Students at CIC are trained to fix different machines on the building sites, from excavators to power drills. There is a great variety of tools that mechanics need to learn how to use in their job.
Graduates of the course can work as apprentice after passing the intermediate trade test.
After two to three years on the job, an apprentice can get certification as a mechanic. From there, a mechanic can move up to become a mechanical engineer by doing higher diploma and degree courses in mechanical engineering.
Race to the top:
There are many machines on a building site, and mechanics need to be able to fix them all. They need to understand how each machine works. They need to be patient and pay attention to detail to spot problems.
Where to apply:
Construction contractors and railway companies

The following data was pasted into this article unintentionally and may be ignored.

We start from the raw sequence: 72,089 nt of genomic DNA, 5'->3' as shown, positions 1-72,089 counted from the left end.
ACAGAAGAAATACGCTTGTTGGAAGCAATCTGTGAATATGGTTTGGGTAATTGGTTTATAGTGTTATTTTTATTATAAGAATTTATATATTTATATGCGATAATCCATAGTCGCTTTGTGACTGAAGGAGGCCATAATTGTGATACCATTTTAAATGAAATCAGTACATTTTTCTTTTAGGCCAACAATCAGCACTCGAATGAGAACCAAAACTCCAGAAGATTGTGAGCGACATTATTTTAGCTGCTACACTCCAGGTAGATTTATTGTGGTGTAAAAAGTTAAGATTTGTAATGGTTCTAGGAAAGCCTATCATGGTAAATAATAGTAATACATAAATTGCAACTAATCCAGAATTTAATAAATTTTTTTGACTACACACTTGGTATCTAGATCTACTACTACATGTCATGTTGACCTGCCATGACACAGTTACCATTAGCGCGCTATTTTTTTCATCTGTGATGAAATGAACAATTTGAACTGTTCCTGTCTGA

Rewards and benefits:
Mechanics are paid on a monthly basis. An apprentice is paid around HK$9,000 a month, and those with certification get around HK$20,000 per month.
A day in the life:
Every day, mechanics check all machines, including temporary lifts, on the building site before work starts.
A workshop is usually set up near the building site for mechanics to do their job. Experienced mechanics are able to set up the electricity supply for the workshop. There is back-up for all machines; the mechanic will provide workers with a replacement when they take a faulty machine to be repaired.
The working hours for a mechanic are similar to those of other construction workers: they generally start at 8am and finish at around 5 or 6pm.
Chicken head: A type of excavator, a heavy machine on a building site used mostly for digging.
Builder's lift: A lift that workers use to go to the upper levels of a building that is being built. It's the job of the mechanic to check the lift is working properly.